When it comes to activities it should be quality over quantity. There’s nothing wrong with letting your child try new things. But, once they find a couple of activities they truly enjoy, let them excel in those rather then have them dipping into five others.






I Survived My 1st Dance Recital

I’m quickly learning that being a parent means sometimes letting your kids do stuff you may not endorse one-hundred percent. For me and my nearly five-year-old daughtear that “stuff” involves dancing. This weekend she had her first dance recital.  I’ve heard all the recital horror stories and well, some of them are true. At nearly four and a half hours,  it is one of the longest things I have ever sat through.

My daughter was only in one number that lasted all of four minutes. Luckily (or not, depending on how you look at it) her dance was in the first act. That meant after her dance, we still had one full act and a half to go before the final bow. I could have cleaned my entire house during that time and probably stopped for a coffee. Instead, we stuck it out and supported our tiny dancer (cue the Elton John music). I just wish I was as smart as some other moms who came armed with a cooler full of snacks. My kids’ goldfish and fruit snacks only went so far seeing that I was there about an hour earlier than the rest of my family. I could have eaten my chair by the time it was all over.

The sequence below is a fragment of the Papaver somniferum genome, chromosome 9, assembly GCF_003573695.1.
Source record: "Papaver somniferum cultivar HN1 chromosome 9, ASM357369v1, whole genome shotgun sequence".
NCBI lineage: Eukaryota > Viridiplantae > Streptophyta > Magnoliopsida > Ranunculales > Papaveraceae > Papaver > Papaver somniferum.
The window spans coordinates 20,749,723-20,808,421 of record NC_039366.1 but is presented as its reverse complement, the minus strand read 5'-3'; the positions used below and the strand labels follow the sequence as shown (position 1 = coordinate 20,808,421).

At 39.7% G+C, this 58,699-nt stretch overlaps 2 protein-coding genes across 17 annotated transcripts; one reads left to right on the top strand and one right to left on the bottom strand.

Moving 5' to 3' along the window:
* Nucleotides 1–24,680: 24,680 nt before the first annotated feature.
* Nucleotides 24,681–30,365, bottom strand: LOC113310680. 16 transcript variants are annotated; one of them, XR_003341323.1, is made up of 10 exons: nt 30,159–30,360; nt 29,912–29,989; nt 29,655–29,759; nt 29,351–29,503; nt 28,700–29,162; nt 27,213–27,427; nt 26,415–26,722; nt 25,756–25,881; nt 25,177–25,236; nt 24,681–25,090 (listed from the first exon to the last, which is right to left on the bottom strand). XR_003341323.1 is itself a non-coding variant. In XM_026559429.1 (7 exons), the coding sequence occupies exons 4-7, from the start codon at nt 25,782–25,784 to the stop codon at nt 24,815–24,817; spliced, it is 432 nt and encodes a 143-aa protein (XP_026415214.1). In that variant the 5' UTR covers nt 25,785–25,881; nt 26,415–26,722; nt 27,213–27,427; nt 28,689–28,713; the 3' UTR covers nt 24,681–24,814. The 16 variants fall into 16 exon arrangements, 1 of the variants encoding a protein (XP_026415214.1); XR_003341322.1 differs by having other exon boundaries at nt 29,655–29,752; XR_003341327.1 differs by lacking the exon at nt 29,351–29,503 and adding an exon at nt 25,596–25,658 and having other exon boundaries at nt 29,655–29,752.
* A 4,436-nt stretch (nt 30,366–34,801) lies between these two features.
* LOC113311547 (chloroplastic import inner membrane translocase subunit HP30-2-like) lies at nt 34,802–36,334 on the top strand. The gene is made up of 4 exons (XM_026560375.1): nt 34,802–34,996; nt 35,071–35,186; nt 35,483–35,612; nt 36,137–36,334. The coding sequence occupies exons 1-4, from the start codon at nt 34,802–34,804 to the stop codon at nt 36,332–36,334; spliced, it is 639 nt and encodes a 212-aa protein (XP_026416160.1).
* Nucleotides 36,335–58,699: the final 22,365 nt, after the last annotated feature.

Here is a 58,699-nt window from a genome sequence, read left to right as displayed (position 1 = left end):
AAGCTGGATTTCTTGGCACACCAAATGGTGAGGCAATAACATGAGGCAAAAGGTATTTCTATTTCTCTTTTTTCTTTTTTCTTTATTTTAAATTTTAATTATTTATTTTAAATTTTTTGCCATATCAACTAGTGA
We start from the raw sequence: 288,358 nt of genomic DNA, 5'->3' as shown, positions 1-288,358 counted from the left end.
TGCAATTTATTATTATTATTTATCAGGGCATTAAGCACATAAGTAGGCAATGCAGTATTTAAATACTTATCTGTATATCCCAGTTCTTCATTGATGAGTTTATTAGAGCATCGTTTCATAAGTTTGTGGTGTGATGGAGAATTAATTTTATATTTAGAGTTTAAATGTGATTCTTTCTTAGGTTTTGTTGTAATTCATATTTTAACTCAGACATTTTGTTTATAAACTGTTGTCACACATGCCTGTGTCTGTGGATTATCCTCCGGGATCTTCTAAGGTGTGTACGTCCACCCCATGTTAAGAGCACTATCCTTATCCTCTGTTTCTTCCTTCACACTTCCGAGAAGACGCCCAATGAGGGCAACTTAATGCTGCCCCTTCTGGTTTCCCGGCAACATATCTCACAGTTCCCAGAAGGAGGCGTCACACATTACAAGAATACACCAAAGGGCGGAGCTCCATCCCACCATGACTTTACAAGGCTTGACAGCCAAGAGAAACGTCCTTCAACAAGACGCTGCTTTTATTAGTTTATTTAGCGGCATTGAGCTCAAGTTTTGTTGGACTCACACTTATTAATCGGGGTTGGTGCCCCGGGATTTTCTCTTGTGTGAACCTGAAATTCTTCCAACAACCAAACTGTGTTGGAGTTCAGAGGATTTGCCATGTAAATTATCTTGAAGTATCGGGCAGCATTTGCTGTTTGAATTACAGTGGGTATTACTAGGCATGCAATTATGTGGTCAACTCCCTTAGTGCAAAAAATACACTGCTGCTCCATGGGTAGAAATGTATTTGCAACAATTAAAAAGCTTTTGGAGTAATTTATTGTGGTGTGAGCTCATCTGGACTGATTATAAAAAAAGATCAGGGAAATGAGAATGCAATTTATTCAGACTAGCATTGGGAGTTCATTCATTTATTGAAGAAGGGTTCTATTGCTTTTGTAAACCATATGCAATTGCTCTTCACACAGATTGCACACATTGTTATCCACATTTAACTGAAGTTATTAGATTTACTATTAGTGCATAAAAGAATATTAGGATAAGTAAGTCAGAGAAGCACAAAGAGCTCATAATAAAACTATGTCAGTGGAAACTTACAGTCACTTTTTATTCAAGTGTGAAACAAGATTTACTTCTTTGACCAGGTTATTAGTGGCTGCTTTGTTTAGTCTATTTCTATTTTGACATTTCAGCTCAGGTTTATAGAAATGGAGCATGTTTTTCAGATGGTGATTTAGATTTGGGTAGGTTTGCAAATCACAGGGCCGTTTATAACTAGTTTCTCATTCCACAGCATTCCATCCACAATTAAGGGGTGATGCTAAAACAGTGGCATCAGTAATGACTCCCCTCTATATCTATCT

Despite all of that, I never thought I’d say this, but it was really exciting to see my daughter up there on the stage dancing. She didn’t freeze. She didn’t cry. She just danced. While she was not perfect, I think she did pretty darn good seeing that this was her first time on stage and that she was the youngest and smallest one in the group. As I was watching, I felt mommy pride build up inside and I could feel the tears start to come to the surface. I didn’t cry, but I was pretty close! I was just so proud of her. It was just a little thing, but to her it was the world. After her dance, I went backstage. As soon as she saw me she yelled, “Mommy, mommy, I did it!” She was so proud of herself, which made me even prouder.

I was surprised at how emotional I was because I wasn’t 100% invested in this dance thing from the start even though my checkbook was. I was never a dancer and just never really got the fascination with the whole thing. I still don’t get why all the girls need to pile on the make-up to go on stage. My daughter had no blush, no eyeshadow, no lipstick, and her own eyelashes and she performed just fine. I guess I’m just not a true “dance mom” since I let my daughter go “au natural”.

As much as it kills me, I will let my daughter continue to dance (at least for awhile) if she really wants to. She looked forward to class every week and enjoyed the recital (most of it). I can’t take that away just because I’m not a dancing queen. For now, I’ll just have to deal with my dancing princess.